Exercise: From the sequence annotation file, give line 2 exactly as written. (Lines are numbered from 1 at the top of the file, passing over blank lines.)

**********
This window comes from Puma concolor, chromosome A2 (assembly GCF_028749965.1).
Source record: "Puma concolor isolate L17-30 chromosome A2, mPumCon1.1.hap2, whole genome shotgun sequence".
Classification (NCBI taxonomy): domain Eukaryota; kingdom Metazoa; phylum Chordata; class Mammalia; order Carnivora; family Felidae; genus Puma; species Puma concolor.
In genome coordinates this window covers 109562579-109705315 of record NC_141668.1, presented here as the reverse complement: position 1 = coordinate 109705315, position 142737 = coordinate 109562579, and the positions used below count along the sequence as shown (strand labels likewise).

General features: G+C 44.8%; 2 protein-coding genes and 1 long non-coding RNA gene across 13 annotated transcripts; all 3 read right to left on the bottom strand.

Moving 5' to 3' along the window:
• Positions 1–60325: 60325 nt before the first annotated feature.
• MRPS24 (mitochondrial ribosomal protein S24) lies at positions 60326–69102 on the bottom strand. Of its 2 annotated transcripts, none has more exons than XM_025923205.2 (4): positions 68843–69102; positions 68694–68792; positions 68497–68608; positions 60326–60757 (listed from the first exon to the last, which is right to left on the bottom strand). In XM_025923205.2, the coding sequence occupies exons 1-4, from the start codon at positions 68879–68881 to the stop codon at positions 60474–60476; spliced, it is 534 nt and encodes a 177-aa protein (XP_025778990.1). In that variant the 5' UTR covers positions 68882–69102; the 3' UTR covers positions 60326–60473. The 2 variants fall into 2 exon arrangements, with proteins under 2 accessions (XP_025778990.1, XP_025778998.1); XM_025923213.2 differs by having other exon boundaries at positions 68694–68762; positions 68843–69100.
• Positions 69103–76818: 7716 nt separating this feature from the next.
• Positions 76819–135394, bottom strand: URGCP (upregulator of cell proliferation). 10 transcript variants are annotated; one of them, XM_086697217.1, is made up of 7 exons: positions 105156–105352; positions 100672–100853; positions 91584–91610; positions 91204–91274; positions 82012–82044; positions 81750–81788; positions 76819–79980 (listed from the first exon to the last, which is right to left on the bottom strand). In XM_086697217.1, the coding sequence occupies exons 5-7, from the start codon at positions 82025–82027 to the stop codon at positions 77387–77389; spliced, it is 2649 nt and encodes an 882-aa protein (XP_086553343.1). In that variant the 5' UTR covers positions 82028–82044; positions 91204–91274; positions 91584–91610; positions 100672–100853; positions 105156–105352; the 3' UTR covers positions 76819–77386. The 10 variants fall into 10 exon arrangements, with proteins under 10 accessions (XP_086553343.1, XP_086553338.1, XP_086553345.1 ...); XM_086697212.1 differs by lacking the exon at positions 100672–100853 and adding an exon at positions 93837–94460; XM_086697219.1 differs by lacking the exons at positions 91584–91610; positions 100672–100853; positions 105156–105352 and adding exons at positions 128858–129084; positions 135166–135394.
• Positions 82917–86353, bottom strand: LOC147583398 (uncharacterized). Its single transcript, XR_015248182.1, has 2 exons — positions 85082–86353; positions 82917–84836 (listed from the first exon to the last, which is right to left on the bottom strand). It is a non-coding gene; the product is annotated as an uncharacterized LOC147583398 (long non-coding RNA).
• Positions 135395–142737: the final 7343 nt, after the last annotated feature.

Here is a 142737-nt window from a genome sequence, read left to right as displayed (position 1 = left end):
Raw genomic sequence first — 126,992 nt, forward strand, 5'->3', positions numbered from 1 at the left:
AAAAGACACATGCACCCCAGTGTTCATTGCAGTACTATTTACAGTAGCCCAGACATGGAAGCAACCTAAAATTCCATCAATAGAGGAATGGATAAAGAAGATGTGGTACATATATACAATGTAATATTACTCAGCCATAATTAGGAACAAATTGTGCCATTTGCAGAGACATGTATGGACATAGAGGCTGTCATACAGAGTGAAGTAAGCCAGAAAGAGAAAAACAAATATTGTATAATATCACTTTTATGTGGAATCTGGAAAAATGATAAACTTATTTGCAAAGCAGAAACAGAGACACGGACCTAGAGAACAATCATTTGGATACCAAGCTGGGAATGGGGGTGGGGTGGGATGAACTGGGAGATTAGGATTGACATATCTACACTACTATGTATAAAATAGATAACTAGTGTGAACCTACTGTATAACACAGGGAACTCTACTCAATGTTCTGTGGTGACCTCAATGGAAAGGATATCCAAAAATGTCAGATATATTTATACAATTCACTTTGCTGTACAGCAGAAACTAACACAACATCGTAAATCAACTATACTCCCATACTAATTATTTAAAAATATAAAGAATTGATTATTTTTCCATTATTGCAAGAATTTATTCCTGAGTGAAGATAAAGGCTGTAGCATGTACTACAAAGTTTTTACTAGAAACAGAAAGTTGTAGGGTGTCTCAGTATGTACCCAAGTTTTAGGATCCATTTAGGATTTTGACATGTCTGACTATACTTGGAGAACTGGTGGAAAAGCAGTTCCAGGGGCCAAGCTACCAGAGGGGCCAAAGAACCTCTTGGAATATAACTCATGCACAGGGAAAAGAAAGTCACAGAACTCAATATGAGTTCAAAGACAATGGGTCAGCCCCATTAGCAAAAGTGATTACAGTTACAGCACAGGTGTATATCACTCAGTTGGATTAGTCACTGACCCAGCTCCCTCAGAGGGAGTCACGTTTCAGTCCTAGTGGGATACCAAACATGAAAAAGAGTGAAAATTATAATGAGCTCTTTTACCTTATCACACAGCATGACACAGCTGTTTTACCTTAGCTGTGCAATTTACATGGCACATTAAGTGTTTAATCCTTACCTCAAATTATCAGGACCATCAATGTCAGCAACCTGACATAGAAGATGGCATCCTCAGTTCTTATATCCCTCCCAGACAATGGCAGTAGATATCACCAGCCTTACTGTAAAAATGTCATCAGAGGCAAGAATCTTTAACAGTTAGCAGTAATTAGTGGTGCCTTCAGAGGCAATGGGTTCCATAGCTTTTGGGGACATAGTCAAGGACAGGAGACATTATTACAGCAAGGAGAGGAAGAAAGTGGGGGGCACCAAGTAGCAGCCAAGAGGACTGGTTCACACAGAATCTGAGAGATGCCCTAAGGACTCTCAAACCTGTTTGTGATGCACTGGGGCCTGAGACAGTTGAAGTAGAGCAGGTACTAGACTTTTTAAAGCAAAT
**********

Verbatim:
Source record: "Puma concolor isolate L17-30 chromosome A2, mPumCon1.1.hap2, whole genome shotgun sequence".